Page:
Saturday, November 28, 2015


In one of the most magical and most forward thinking places in Toronto for live music, I decided to take in a concert of some of the most unique music put together by a good old friend of mine.   He would go by the name of David Virelles, fellow Cuban and prodigee of Jane Bunnett.

I first met David at the IAJE conference in January of 2003.   I even took a Barry Harris workshop with him and when we saw the 50th anniversary of the “Quintet:  Live At Massey Hall”, we hung out the night away with greats such as Dave Holland, Max Roach, Roy Haynes, Roy Hargrove, Kenny Garrett, and one of our main piano heroes, Herbie Hancock.

All of a sudden now, David moved to New York, and at a ripe young age he is now backing up and recording with Chris Potter, Tomasz Stanko, Andrew Cyrille and Ben Street to name a few.   He got his training through the AACM (Association for the Advancement of Creative Musicians) through legends such as Muhal Richard Abrams and Henry Threadgill.   Through these experiences, he is fusing the elements of the avant-garde, post-bop, contemporary classical, free jazz, and Afro-Cuban music into a uniquely potent style that is really energetic, rapturous, and gets you in the zone wanting more.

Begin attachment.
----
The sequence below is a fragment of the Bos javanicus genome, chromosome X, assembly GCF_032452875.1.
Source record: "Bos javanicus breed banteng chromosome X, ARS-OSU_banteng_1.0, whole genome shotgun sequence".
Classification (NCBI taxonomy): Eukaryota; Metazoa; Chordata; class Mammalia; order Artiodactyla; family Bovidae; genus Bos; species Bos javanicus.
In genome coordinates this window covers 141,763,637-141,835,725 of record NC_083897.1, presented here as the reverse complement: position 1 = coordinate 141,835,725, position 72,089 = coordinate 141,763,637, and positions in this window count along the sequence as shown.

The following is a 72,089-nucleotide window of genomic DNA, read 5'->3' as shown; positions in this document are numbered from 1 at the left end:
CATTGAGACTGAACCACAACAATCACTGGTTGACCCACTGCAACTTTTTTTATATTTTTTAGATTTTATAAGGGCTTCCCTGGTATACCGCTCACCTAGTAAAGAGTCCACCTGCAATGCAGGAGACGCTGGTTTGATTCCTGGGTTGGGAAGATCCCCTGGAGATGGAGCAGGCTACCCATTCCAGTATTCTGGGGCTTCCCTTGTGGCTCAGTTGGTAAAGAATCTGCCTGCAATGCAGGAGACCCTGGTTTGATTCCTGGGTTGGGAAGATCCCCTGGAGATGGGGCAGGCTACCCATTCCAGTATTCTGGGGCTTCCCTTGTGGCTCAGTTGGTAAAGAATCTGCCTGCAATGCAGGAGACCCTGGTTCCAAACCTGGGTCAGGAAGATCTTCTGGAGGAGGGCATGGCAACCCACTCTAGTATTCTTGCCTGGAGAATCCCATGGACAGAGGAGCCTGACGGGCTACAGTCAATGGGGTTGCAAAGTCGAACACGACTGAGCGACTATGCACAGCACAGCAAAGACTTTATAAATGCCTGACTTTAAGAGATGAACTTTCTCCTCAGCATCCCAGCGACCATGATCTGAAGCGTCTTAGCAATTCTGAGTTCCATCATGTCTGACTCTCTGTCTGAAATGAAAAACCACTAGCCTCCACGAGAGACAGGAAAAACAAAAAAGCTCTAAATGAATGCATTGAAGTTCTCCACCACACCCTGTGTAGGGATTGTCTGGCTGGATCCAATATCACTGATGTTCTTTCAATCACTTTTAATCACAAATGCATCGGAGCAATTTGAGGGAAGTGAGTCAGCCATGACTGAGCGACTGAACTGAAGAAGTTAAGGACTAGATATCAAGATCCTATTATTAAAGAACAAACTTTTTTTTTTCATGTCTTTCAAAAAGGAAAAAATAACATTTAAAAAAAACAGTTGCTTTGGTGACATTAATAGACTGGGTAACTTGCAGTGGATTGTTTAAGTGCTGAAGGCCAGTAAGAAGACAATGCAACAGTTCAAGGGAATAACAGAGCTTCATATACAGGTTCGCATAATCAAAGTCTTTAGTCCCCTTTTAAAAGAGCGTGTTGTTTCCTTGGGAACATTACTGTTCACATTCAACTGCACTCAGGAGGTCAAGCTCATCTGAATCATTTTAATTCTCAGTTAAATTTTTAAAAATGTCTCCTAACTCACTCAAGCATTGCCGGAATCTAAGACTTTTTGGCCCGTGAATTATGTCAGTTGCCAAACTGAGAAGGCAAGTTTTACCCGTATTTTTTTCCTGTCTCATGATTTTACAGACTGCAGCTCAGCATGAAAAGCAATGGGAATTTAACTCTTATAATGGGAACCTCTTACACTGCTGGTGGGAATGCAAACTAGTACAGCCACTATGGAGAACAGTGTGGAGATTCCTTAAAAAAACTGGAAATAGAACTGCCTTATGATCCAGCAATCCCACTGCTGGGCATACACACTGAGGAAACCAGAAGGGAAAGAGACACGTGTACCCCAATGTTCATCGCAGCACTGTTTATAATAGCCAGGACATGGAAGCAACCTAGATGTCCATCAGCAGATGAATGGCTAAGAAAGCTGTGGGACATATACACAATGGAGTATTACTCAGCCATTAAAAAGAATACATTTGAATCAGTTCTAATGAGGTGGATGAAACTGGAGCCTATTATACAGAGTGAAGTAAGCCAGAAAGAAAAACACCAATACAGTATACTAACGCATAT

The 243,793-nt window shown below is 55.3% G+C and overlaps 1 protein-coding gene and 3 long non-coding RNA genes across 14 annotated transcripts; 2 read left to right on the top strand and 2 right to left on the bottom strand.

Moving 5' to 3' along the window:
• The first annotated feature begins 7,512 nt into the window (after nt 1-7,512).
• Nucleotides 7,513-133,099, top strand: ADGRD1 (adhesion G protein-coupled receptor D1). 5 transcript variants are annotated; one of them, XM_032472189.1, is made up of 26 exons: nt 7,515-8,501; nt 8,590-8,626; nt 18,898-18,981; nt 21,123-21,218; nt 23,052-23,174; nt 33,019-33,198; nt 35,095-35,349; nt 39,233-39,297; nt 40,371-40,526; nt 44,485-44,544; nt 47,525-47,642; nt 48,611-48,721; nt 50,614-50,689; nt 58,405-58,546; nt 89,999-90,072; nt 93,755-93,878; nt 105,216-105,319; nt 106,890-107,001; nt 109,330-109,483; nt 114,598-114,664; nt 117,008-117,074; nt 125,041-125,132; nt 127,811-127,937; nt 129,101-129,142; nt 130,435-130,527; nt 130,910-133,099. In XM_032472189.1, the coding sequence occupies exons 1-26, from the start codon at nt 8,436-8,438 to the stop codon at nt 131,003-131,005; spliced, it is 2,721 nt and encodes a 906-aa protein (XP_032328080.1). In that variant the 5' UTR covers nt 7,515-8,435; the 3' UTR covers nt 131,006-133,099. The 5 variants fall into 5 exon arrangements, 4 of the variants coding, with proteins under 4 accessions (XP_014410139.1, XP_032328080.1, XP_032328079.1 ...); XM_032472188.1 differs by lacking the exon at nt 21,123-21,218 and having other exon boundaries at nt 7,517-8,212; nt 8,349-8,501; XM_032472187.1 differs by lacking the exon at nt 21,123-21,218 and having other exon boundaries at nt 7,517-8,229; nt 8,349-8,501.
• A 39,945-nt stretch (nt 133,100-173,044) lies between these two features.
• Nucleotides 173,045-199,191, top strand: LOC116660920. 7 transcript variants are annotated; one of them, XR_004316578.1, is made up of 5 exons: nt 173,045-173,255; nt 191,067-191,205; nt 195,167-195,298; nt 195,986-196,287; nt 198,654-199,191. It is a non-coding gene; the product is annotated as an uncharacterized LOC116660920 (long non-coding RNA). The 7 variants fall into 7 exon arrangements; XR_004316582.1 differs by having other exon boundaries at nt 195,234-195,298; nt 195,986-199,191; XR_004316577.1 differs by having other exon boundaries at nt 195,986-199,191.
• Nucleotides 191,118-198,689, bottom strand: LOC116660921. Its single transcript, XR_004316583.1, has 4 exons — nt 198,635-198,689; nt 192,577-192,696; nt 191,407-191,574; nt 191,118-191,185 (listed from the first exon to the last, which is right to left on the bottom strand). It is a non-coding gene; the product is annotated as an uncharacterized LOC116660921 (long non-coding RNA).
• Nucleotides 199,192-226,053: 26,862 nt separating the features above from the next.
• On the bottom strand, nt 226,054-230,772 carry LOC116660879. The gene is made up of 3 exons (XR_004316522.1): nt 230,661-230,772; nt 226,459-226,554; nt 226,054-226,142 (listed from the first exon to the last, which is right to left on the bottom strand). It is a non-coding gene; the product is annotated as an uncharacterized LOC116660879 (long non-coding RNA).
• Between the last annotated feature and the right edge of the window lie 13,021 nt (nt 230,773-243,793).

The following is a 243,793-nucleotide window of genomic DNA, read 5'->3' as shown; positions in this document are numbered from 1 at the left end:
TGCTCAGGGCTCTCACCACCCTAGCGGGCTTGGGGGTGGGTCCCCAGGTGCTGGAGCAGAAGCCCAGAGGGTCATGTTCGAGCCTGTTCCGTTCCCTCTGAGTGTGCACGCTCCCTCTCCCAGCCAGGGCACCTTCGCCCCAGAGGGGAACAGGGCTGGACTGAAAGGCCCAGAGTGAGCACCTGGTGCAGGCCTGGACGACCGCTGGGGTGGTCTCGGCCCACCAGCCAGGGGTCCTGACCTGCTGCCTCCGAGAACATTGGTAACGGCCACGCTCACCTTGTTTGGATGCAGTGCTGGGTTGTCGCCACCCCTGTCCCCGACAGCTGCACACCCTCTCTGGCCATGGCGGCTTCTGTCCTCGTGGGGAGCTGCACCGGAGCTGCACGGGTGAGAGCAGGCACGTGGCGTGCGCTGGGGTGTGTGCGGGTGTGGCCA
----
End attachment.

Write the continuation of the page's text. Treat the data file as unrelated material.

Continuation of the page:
The performance was split into two sections.   David Virelles played mostly solo piano some short pieces and compositions with a few highlights from vocalist Roman Diaz and a percussion instrument.   From what I gathered, one moment David would play with the sensitivity and the romanticism of a Beethoven or a Chopin, but once he locks in a groove, he brings a percussive element that is just as intense and fiery as a Cecil Taylor.  

The actual world premiere performance, Gnosis, is a work that is a fusion of classical elements mixed with avant-garde, Afro-Cuban jazz.    It is a marriage made in heaven.   One of the highlights of the movement was a section in which David and the percussionist played a near 10 minute groove that was so intense, rapturous, and spiritual that I had to literally get up off my seat and start doing interpretive freestyle dance to the music, communicating with the percussionist who was egging me on with his rhythms.   That alone was what David really achieved that night.   Gnosis, which is Greek for “Spirit” (hence where you get the word Gnosticism) was just like that.   For me, it felt like a Pentecostal church service that didn’t want to end.  

In my honest opinion, David Virelles’ “Gnosis” could very well be the best concert that I have ever been to in 2015, since it was art at its most energetic, spiritual and classiest at its best.


(David Virelles)

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